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This book may appear on my Best Ever Reads list.

This book may appear on my Best Ever Reads list.

I’m surrounded by fire, year in and year out, day in and day out.

I’m not a smoker, nor am I some kind of professional fire-breather, I just live in an old house in an old country town. In summer, with bushland and paddocks just up the street, there’s the forever whiff of smoke; some days, when it’s bad, the sky is white with it, sirens rushing in this and that direction.  In winter, to keep the house warm, there’s a fire in the living-room, another in the library, which really is a library, the shelves stacked and packed with books, novels mostly, though there are quite a few short story collections, and poetry collections too.

It’s the library I worry about the most, because the fire, which is actually a Hordern and Sons coal-burner that I use for wood, is surrounded by the books – a stray spark and whoosh up it all goes.  So I’ve organised the books into categories: up high, as if I’m also worried about flood (in the past three years the river has flooded annually, though I’m alright in this regard – my house is high on a hill), are my favourite novels, the ones I’d risk life and limb to rescue.  There’s a full shelf of these favourites, so if I really was in the midst of an emergency and only had a few seconds to decide I’d have to make the choices of a lifetime.  As a trial run, as if this is a part of my Personal Emergency Evacuation Plan, I just ran from my writing room into the library and bundled up a baker’s – a writer’s – dozen.

Now, back in the writing room, piled on the desk, are thirteen books I’ve rescued in this mad drill…

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Keep reading over at the Universal Heart Bookclub. Many thanks to Walter Mason and Stephanie Dowrick.

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Wow.  Today, right now, I find myself feeling peaceful, so very peaceful.  It might have something to do with the blue sky, which is such a relief after the weather we’ve had around these Southern Tableland parts, blustery and drizzly, sleety even, so it makes your hands turn grey-black and your nose feel as though it’s going to snap off.  But it’s not just the weather, that deep dark blue Goulburn sky.  No, it’s because yesterday, I feel, something momentous happened.  It’s not momentous as in a change of government, or a great sporting achievement (as if sport can ever be such a thing), it’s just momentous to me.

You see, yesterday I submitted my second novella to my publisher.  Yes, I’ve done this before; I’d thought I was finished, because I felt finished.  It must have been some kind of trick, because Blemish Books came back with changes, good changes, and wise, which then set in train changes I wanted to make.  So that’s how the last seven days have been, making changes to a manuscript and thinking about changes, even at night, and making more of the bloody things, until everything – everything – is perfect.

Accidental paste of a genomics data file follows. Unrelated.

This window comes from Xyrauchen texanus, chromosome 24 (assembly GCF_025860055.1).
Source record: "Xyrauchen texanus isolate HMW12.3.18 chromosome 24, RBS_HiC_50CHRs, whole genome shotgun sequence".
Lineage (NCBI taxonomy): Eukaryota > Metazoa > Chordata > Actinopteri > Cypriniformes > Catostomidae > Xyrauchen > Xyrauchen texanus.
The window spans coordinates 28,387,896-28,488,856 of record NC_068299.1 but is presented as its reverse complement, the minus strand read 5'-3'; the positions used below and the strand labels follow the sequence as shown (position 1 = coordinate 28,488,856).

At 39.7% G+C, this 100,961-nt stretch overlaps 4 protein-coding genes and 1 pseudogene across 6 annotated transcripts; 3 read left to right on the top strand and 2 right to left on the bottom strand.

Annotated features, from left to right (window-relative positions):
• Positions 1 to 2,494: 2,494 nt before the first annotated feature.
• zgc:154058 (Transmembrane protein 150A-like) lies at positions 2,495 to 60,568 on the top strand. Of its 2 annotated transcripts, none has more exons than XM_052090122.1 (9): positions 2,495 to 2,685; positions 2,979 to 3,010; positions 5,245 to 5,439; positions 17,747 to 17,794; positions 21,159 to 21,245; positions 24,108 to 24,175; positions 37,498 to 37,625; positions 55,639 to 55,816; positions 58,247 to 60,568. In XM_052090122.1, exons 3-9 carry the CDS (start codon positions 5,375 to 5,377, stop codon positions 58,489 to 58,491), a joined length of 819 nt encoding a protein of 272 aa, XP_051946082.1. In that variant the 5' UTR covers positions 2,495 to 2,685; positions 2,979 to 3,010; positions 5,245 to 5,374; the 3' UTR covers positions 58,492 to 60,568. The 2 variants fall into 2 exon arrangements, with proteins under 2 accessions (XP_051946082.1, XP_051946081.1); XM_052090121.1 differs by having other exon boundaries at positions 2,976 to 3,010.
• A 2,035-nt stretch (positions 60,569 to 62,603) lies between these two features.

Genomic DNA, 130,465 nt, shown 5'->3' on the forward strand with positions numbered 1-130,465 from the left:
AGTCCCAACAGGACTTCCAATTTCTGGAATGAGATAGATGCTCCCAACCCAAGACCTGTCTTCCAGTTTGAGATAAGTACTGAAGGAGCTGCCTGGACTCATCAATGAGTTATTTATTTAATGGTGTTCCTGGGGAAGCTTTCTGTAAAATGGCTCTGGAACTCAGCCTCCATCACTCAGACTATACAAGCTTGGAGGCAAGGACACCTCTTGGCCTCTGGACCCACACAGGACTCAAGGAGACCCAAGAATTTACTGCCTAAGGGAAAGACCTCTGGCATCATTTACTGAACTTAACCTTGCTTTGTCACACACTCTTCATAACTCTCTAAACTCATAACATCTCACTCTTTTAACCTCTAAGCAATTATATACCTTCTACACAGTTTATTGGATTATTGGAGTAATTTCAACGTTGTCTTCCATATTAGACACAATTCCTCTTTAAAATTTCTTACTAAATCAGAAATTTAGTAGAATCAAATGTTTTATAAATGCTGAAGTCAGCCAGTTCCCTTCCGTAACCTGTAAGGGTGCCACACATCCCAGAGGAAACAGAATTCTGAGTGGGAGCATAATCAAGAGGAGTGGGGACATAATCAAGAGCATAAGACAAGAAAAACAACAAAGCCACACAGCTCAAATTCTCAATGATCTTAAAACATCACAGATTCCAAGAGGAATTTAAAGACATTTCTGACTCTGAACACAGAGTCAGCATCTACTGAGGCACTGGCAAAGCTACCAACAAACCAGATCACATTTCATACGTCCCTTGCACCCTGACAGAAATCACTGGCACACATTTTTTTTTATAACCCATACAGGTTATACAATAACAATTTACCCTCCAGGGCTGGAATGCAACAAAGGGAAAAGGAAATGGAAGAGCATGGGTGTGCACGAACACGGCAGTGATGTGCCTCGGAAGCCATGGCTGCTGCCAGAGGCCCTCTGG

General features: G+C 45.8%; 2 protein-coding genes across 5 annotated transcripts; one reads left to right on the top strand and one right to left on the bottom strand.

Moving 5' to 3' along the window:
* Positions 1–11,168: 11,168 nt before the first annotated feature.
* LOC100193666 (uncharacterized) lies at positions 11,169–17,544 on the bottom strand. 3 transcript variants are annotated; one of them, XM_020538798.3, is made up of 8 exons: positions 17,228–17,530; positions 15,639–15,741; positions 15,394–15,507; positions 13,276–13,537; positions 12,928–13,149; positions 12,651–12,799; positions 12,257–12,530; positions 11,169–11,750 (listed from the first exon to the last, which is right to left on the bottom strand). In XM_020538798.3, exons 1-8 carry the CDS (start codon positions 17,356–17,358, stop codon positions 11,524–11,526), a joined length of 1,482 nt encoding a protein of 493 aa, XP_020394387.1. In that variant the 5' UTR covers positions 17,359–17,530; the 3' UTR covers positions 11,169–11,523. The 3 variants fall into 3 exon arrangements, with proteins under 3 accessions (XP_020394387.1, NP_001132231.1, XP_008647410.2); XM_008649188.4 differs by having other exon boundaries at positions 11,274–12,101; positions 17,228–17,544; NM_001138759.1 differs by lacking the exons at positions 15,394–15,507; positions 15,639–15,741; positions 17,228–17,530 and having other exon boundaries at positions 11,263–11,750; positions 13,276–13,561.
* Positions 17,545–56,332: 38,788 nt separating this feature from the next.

So I hope.

I’ve been going through I’m Ready Now with a fine-toothed comb, well, in reality it was just a Bic pen.  I’ve agonised over words, sentences, paragraphs, chapters.  I’ve never forgotten something that the Australian children’s-book author Mem Fox once said: ‘Care about writing because it matters.  Ache over every detail.  Be involved in the painful and intolerable wrestle with words and their meaning.’  So that’s what I’ve been doing: wrestling with words and their meanings until I’ve ached.  Until the deadline loomed, the deadline that was 5pm yesterday.

At 4.45pm yesterday I bundled up the manuscript onto a flash-drive, loaded it onto my laptop, crafted an email…and pressed SEND.  The next time I see the manuscript it will be professionally laid out, and the opportunity for making changes will be limited.  Oh, what a relief.  Last night I celebrated with a glass of wine and a fire in the hearth.  And two steaks of salmon, which was an extravagance, but why not.  I slept well.

Today, yes, such extraordinary peace, as though every worry I’ve had has simply dissolved.  But I’ve not given myself a day off – I’ve been in the writing room, in uggboots and tracksuit pants and an old stripy-brown jumper my mother knitted for me when I was a teenager and I’ve kept it with me all this time, it has holes but who cares.  And I’ve worked, going back to another project, except I’ve taken it easy.  I’ve even allowed myself to listen to music: the soundtrack to the BBC serialisation of Evelyn Waugh’s Brideshead Revisited.  When I was a teenager I loved nothing more than wrapping myself in a blanket, lying down on the couch, and writing school-boy fiction to the Brideshead soundtrack, which would be on LP and on repeat.

So here I am, thirty years later, doing exactly that, although I’m at a desk and the music is on CD and I hope the words I write amount to more than school-boy fiction.  Whatever I write, however I’m Ready Now is received, today has been one of the most peaceful days in my life.  And I am so very thankful that writing remains with me.  Tomorrow I might feel differently, perhaps even the opposite, but today is today and today is calm, serene, still.  So very still.

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